Léopold Lambert – Paris on May 3, 2019
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Tomorrow, May 4, 2019 is the 30th anniversary of the assassination of the President and Vice-President of the Kanak and Socialist National Liberation Front (FLNKS), Jean-Marie Tjibaou and Yeiwéné Yeiwéné. It is an understatement to say that at an international scale, they are not the most well-known anti-colonial leaders. Whether or not this lack of visibility is detrimental to the Kanak struggle towards self-determination (Kanaky-New-Caledonia still being under French sovereignty) is not an assessment that is mine to make, but this lack of knowledge of their struggle is detrimental to all who are fighting against settler colonialism in the world. Nothing worse than the moralization of knowledge and ignorance however — I’m thinking of clickbait article titles in the form of “that thing no one [who is this “no one?”] is talking about and that should outrage you” here — this is not the point of this short text. Its goal consists in giving a more precise contextualization of their assassination, which is usually characterized as having been committed by an unknown more radical Kanak activist who feel betrayed by the signature of the Matignon-Oudinot Agreements a bit less than a year earlier. This characterization constitutes one more obfuscation of the Kanak self-determination history. Although writing more precisely about this particular event that ended the Kanak insurrection of the 1980s (1984-1989) would require that just as much precision be used to describe the four first years of this anti-colonial insurrection, I’m hoping that my forthcoming book about the history of the French state of emergency (in which Kanaky takes a third of the contents) will do just that in a relatively near future.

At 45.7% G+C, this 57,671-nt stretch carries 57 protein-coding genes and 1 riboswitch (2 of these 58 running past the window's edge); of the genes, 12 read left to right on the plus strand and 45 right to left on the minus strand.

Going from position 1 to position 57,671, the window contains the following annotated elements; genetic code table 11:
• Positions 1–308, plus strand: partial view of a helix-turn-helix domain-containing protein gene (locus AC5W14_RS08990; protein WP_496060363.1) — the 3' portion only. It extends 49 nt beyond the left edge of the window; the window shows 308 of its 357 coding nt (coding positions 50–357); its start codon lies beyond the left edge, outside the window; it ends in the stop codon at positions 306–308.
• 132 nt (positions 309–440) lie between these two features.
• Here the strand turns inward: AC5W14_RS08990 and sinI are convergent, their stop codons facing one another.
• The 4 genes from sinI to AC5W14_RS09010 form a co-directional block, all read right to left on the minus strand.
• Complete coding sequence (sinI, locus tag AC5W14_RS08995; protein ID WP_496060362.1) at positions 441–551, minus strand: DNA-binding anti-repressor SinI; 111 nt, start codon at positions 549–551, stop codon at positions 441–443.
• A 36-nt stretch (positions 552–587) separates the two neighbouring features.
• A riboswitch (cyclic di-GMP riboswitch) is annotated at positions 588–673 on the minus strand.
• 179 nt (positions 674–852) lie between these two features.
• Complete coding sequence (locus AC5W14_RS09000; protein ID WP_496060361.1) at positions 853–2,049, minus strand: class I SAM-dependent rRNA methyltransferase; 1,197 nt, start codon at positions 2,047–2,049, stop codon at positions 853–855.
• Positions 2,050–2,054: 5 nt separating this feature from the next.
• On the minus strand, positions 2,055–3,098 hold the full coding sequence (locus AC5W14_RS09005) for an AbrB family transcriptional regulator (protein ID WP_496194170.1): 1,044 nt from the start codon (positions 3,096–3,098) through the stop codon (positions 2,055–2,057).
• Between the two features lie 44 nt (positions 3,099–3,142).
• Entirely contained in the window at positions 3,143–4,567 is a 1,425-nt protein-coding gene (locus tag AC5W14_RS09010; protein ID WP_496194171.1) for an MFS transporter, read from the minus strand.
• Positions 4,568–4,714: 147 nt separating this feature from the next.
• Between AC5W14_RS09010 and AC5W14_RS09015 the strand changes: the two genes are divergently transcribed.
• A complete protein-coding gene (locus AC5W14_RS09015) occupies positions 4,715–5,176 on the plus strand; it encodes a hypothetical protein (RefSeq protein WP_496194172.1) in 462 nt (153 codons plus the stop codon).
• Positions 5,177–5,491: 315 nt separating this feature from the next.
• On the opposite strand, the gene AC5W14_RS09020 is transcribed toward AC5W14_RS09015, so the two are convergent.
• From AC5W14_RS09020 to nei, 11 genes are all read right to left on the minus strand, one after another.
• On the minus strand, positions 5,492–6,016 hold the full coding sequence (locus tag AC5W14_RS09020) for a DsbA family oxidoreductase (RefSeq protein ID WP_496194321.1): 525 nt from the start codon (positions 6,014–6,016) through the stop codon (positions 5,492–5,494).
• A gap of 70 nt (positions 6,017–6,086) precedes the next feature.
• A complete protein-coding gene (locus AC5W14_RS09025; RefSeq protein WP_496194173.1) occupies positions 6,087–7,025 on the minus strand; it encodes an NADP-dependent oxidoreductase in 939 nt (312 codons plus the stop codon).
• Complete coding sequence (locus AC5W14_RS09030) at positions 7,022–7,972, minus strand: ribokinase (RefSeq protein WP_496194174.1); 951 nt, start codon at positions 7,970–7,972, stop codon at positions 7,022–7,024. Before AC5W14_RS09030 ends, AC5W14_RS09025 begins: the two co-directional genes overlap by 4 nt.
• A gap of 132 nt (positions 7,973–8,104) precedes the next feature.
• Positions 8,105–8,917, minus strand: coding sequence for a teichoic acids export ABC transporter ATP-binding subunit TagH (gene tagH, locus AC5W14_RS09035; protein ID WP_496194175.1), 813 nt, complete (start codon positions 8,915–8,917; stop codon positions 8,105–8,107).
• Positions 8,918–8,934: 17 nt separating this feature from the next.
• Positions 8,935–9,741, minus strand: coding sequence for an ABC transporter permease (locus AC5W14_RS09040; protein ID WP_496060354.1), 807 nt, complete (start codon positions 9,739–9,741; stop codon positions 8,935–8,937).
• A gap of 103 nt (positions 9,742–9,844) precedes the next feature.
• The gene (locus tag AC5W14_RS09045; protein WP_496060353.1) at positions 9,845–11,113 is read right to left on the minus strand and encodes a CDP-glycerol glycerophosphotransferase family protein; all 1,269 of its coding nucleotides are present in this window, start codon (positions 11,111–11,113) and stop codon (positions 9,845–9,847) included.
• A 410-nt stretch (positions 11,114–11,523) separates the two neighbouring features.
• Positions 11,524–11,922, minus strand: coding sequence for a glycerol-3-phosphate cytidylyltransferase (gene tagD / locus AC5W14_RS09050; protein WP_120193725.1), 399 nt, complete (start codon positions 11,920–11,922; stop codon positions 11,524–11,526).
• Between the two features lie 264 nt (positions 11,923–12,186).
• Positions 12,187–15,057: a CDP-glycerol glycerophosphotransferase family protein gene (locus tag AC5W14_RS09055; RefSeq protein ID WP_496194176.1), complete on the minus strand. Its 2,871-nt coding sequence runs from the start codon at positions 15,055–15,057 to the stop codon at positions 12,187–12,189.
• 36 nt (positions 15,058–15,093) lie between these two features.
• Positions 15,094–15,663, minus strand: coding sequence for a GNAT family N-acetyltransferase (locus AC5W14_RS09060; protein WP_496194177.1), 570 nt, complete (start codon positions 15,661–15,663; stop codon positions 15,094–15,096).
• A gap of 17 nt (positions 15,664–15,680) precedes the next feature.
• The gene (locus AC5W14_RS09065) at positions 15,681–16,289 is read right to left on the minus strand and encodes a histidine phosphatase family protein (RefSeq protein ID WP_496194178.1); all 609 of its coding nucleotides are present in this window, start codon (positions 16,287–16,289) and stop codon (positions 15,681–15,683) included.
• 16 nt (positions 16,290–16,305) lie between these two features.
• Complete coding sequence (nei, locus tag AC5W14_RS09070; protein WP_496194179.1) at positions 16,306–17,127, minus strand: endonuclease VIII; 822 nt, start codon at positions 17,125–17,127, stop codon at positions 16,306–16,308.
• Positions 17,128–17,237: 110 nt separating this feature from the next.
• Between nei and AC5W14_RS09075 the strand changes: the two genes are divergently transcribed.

On May 4, 1989, the three main personalities of the Provisional Government of Kanaky (a provisional government that has been criminalized by the French right wing in power, notably by French Ministry of Interior, the infamous Charles Pasqua), Jean-Marie Tjibaou, Yeiwéné Yeiwéné, and Léopold Jorédié travel from the Grande Terre (the largest island of the Kanak archipelago) to the atoll Ouvéa, where, exactly a year earlier, 19 Kanak militants were slaughtered by the French army — although principles of citizenship constitute an illusion in the colonial context, we still ought to state that these militants were French citizens — after they took 22 police officers in hostage two weeks earlier following the occupation of a police station (a common activist practice during the 1980s insurrection) that turned ugly when a young police officer started shooting at the militants. As many testimonies attest, the take could have been solved through negotiation, but it happened between the two rounds of France’s 1988 Presidential election where sitting socialist President Francois Mitterrand was facing his right-wing Prime Minister, Jacques Chirac. The latter wanting to show implacable strength and the former not wanting to take any risk that could cost him his reelection, the assault by the army was given a go and on May 5, 1988, the Kanak militants were killed; at least three of them, including the group leader, Alphonse Dianou, were coldly executed (see the detailed investigation by Jean-Guy Gourson). The 18 other militants were Wenceslas Lavelloi, Edouard Lavelloi, Jean Lavelloi, Bouama Dao, Samuel Dao, Philippo Nine, Nicolas Nine, Michel Wadjeno, Donatien Wadjeno, Nicodeme Teinboueone, Jean-Luc Madjele, Séraphin Ouckewen, Zéphirin Kella, Martin Haiwe, Patrick Amossa Wiana, Vincent Daoume and Samuel Wamo.